The Johns Hopkins website is so awesome to check out, with pictures and video's explaining how things work why they do with CF. Check it out if you have some free time - http://www.hopkinscf.org/main/whatiscf/index.html 

There are thousands of different mutations of genes that can cause CF. Drew has one called  ΔF508 and another called R560T. Mutations are grouped into classes based on the exact problem with the mutated cells. Click here for a little bit about the problems the different mutations cause. ΔF508 is a class 2 mutation. I, having no clue how cells work, rely on the analogies given by certain medical professionals to understand things. They often refer to the processing problem of a CF cell as a locked door and the sodium chloride either can get to the door but cannot open the door (class 3 problem) to get to the right place or it not being able to find the door in the first place (class 2 problem). You may recall several months ago the HUGE CF world news that a drug was developed that corrects the problem of class 3 mutations. When people take this drug, the problem of the broken CFTR gene not being able to open the door when it gets to the door is corrected. The data that was just released yesterday announcing promising results for the combo drug study uses that drug that came out in January in combination with a drug that leads the broken CFTR gene to the door, thus Class 2 mutations can both find and then open the door to get to the right place. I know its all a little confusing. If you EVER have the chance to hear Dr. JP Clancy speak anywhere, go. He is a brilliant man, and he is amazing and dumbing it down to a non-medical level (the door analogy). Its really pretty cool stuff, all thats happening in the CF world right now. I have so much hope for a different future!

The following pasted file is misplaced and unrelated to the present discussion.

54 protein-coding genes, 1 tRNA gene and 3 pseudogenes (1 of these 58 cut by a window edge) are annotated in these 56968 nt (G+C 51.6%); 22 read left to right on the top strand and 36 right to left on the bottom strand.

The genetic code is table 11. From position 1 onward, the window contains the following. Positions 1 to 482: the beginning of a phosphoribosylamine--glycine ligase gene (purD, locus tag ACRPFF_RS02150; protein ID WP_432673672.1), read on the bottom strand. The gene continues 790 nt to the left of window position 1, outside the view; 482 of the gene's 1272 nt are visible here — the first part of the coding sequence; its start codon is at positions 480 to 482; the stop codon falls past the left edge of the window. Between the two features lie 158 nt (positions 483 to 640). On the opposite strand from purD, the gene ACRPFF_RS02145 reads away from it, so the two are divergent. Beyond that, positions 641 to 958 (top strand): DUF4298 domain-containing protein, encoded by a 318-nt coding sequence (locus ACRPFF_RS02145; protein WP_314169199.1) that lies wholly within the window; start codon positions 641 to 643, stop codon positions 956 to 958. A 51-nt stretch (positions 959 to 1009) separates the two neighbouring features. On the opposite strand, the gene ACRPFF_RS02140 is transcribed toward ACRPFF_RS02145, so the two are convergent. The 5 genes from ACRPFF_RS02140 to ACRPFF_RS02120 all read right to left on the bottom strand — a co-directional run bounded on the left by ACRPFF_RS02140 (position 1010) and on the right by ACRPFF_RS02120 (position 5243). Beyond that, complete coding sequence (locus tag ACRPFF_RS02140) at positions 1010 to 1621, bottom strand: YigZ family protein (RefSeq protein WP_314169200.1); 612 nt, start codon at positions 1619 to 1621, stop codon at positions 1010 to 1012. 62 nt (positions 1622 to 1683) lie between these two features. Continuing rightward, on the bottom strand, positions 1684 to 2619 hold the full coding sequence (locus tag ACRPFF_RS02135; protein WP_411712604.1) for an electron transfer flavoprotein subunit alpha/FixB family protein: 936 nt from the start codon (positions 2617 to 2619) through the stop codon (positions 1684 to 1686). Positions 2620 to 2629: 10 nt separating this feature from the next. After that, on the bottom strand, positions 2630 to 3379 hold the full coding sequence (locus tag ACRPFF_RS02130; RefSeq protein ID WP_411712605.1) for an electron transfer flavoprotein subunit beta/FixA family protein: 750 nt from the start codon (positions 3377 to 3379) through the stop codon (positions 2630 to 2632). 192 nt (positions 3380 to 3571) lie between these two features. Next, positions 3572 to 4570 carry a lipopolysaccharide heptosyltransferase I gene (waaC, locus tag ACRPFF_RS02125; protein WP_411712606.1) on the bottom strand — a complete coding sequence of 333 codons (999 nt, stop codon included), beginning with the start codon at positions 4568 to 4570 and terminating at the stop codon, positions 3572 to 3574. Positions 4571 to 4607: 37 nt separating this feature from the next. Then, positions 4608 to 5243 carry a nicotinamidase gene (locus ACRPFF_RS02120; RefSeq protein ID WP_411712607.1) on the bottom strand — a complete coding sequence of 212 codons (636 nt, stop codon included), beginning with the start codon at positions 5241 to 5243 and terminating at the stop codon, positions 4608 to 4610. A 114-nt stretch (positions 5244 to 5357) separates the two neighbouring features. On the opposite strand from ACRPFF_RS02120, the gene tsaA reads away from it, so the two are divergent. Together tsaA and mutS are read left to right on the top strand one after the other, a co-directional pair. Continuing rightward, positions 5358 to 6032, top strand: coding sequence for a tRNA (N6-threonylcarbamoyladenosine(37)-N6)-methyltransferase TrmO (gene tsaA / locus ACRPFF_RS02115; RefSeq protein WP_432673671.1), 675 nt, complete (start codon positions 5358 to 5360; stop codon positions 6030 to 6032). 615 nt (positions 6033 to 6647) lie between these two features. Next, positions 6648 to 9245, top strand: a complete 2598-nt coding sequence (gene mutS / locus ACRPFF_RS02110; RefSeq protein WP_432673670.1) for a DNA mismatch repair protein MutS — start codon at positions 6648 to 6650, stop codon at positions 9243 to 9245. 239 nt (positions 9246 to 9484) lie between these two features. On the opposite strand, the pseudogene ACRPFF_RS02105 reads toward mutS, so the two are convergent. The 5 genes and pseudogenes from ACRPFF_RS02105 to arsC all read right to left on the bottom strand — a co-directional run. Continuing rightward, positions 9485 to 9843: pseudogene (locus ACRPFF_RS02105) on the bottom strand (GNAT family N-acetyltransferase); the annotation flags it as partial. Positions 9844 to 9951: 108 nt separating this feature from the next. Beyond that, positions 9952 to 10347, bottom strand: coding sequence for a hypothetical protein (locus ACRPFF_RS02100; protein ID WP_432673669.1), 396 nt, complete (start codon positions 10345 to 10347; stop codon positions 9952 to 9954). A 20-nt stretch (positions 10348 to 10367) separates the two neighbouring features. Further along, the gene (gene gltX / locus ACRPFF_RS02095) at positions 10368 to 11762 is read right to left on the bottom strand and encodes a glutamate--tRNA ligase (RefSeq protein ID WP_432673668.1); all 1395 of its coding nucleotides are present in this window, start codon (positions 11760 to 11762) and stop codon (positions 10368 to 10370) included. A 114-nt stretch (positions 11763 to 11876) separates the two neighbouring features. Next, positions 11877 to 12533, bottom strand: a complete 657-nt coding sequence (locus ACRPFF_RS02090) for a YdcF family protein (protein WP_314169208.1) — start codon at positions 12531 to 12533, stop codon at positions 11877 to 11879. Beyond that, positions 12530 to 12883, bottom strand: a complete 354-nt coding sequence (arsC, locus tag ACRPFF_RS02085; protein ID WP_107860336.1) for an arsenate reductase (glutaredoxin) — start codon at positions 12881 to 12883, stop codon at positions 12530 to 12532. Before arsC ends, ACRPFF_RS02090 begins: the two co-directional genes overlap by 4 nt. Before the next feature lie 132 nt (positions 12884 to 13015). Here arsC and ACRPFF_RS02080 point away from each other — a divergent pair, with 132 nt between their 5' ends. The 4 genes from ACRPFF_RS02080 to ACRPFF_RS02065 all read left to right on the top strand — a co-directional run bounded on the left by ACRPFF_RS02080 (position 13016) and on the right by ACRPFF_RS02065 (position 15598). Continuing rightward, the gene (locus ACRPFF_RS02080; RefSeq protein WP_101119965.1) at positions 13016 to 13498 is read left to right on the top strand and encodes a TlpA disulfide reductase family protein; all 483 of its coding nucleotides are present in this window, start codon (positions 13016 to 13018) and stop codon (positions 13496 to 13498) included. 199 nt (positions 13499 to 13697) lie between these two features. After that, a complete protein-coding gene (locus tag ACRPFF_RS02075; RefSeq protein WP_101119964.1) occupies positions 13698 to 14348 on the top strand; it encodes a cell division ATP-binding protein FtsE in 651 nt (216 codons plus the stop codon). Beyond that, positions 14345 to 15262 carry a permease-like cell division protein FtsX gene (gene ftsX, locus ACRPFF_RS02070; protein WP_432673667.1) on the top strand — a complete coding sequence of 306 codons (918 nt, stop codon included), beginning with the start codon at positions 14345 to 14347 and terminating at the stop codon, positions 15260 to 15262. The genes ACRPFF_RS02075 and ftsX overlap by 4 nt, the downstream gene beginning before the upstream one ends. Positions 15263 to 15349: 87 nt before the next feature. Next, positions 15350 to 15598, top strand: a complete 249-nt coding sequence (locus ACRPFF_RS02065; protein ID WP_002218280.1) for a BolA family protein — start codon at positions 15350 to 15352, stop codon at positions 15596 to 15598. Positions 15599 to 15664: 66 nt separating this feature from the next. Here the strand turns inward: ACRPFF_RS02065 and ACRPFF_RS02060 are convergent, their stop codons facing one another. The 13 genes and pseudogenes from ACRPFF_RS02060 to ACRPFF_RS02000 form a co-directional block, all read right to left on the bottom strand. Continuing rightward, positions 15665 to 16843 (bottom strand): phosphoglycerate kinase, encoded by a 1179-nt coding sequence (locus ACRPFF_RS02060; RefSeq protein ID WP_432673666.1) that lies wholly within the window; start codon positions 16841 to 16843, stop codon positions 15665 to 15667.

Thursday, May 3, 2012

65 Red Roses Documentary Premiere's Tonight!

I know this is kind of late notice, but tonight on the Opran Winfrey Network at 9 pm EST there is a documentary about Cystic Fibrosis. It got rave reviews by the NY Times and is chronicles the life one woman waiting for a lung transplant. If you don't know a lot about CF, this should add some real perspective about the realities of the disease. Watch it!